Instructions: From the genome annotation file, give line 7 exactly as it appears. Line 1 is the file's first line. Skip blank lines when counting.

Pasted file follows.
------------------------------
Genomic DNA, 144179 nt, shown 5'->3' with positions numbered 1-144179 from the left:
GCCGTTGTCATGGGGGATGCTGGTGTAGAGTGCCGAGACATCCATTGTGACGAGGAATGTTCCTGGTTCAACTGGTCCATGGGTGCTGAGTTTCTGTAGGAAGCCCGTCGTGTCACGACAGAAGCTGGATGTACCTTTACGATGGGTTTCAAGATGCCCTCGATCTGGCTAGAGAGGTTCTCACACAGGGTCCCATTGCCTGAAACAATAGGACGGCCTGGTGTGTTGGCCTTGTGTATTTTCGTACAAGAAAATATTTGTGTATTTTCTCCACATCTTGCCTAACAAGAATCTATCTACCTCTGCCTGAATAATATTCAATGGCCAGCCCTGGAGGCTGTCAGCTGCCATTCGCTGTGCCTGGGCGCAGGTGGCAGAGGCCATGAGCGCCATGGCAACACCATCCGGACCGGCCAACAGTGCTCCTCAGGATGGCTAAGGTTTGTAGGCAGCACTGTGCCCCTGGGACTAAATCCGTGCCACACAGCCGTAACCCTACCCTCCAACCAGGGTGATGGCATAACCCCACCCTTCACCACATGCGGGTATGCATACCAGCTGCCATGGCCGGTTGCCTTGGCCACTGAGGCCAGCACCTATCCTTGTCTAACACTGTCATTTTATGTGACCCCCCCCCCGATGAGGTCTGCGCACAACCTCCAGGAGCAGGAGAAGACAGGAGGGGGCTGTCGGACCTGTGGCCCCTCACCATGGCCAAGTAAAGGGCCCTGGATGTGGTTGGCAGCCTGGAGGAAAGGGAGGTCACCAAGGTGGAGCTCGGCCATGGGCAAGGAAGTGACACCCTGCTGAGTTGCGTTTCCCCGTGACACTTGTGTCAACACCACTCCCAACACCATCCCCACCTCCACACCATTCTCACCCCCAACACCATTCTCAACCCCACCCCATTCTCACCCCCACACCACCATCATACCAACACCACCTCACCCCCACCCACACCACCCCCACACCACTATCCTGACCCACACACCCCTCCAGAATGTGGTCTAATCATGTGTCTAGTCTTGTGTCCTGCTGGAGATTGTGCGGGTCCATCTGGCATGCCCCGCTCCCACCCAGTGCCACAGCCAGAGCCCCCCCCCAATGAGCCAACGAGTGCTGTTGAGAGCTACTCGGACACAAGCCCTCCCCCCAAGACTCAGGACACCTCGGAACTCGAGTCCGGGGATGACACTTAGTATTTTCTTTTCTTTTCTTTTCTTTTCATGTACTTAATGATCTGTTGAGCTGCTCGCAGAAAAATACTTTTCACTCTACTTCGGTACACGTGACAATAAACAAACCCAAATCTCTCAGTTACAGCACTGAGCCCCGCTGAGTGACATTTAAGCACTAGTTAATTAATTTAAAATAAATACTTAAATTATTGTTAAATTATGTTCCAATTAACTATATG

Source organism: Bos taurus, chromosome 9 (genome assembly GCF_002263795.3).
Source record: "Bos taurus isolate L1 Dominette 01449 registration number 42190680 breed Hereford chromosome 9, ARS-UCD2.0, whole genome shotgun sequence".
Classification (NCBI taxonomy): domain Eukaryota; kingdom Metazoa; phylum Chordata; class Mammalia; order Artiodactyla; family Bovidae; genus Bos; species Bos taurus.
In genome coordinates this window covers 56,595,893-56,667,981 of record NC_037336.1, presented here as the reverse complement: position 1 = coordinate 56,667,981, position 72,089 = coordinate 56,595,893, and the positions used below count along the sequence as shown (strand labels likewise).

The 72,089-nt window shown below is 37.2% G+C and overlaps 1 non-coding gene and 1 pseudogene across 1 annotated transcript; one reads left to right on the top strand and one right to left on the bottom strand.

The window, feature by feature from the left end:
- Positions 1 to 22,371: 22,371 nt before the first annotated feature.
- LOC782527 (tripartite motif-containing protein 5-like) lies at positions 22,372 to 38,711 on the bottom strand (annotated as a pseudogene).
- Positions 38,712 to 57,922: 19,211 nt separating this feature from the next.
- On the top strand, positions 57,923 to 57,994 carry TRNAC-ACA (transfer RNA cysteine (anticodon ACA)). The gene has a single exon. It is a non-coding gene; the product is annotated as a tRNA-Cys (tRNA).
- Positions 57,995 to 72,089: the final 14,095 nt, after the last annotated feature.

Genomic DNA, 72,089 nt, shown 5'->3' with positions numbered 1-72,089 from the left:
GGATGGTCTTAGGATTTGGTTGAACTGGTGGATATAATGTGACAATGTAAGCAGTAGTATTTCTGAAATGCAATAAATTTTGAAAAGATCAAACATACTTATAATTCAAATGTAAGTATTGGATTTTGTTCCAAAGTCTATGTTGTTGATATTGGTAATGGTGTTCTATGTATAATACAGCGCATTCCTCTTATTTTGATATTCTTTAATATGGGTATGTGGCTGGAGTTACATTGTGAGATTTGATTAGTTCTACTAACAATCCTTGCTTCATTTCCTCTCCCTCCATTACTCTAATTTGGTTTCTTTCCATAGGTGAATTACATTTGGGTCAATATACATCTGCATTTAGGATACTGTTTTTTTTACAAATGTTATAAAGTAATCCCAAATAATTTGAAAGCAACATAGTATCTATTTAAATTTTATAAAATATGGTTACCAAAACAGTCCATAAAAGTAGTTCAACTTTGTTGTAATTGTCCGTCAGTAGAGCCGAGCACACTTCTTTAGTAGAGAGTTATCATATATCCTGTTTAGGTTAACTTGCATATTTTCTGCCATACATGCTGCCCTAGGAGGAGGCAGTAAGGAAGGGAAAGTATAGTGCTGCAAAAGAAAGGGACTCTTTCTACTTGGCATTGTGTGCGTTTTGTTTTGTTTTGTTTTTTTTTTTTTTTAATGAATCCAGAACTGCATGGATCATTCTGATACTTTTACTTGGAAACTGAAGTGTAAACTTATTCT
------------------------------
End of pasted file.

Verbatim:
The 72,089-nt window shown below is 37.2% G+C and overlaps 1 non-coding gene and 1 pseudogene across 1 annotated transcript; one reads left to right on the top strand and one right to left on the bottom strand.